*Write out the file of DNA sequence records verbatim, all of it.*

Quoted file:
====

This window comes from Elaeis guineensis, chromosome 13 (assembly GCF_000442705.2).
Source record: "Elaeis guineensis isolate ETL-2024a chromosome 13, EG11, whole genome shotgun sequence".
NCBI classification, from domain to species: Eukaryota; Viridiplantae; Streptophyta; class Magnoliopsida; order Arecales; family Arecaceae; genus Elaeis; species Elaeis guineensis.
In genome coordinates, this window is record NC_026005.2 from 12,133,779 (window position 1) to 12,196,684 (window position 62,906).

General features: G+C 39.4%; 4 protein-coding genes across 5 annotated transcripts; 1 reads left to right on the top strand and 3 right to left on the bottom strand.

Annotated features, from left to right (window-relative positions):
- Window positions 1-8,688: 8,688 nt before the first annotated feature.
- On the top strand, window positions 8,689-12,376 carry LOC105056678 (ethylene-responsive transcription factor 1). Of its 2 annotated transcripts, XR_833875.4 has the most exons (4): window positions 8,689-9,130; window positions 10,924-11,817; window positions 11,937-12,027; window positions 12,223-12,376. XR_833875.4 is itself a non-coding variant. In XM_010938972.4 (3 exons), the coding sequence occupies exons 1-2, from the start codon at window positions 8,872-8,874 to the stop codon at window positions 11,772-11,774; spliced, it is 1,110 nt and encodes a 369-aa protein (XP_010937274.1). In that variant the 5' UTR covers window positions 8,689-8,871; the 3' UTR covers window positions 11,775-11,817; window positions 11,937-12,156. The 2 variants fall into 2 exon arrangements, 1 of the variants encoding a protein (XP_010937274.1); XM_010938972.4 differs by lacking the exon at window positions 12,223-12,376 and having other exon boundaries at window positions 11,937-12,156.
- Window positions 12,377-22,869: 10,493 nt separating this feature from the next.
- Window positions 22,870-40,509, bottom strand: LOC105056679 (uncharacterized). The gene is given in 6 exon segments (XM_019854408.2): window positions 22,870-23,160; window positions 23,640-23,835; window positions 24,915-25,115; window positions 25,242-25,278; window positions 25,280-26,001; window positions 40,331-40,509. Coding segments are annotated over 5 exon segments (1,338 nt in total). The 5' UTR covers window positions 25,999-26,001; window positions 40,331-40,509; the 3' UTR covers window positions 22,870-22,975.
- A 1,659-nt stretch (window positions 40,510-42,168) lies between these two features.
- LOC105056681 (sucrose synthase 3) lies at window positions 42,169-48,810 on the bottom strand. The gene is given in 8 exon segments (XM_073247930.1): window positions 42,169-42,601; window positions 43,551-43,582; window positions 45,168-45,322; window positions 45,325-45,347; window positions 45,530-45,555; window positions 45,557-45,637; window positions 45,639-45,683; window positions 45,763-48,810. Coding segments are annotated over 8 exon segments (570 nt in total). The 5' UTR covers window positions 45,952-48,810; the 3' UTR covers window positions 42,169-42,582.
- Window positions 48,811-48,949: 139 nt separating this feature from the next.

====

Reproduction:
This window comes from Elaeis guineensis, chromosome 13 (assembly GCF_000442705.2).
Source record: "Elaeis guineensis isolate ETL-2024a chromosome 13, EG11, whole genome shotgun sequence".
NCBI classification, from domain to species: Eukaryota; Viridiplantae; Streptophyta; class Magnoliopsida; order Arecales; family Arecaceae; genus Elaeis; species Elaeis guineensis.
In genome coordinates, this window is record NC_026005.2 from 12,133,779 (window position 1) to 12,196,684 (window position 62,906).

General features: G+C 39.4%; 4 protein-coding genes across 5 annotated transcripts; 1 reads left to right on the top strand and 3 right to left on the bottom strand.

Annotated features, from left to right (window-relative positions):
- Window positions 1-8,688: 8,688 nt before the first annotated feature.
- On the top strand, window positions 8,689-12,376 carry LOC105056678 (ethylene-responsive transcription factor 1). Of its 2 annotated transcripts, XR_833875.4 has the most exons (4): window positions 8,689-9,130; window positions 10,924-11,817; window positions 11,937-12,027; window positions 12,223-12,376. XR_833875.4 is itself a non-coding variant. In XM_010938972.4 (3 exons), the coding sequence occupies exons 1-2, from the start codon at window positions 8,872-8,874 to the stop codon at window positions 11,772-11,774; spliced, it is 1,110 nt and encodes a 369-aa protein (XP_010937274.1). In that variant the 5' UTR covers window positions 8,689-8,871; the 3' UTR covers window positions 11,775-11,817; window positions 11,937-12,156. The 2 variants fall into 2 exon arrangements, 1 of the variants encoding a protein (XP_010937274.1); XM_010938972.4 differs by lacking the exon at window positions 12,223-12,376 and having other exon boundaries at window positions 11,937-12,156.
- Window positions 12,377-22,869: 10,493 nt separating this feature from the next.
- Window positions 22,870-40,509, bottom strand: LOC105056679 (uncharacterized). The gene is given in 6 exon segments (XM_019854408.2): window positions 22,870-23,160; window positions 23,640-23,835; window positions 24,915-25,115; window positions 25,242-25,278; window positions 25,280-26,001; window positions 40,331-40,509. Coding segments are annotated over 5 exon segments (1,338 nt in total). The 5' UTR covers window positions 25,999-26,001; window positions 40,331-40,509; the 3' UTR covers window positions 22,870-22,975.
- A 1,659-nt stretch (window positions 40,510-42,168) lies between these two features.
- LOC105056681 (sucrose synthase 3) lies at window positions 42,169-48,810 on the bottom strand. The gene is given in 8 exon segments (XM_073247930.1): window positions 42,169-42,601; window positions 43,551-43,582; window positions 45,168-45,322; window positions 45,325-45,347; window positions 45,530-45,555; window positions 45,557-45,637; window positions 45,639-45,683; window positions 45,763-48,810. Coding segments are annotated over 8 exon segments (570 nt in total). The 5' UTR covers window positions 45,952-48,810; the 3' UTR covers window positions 42,169-42,582.
- Window positions 48,811-48,949: 139 nt separating this feature from the next.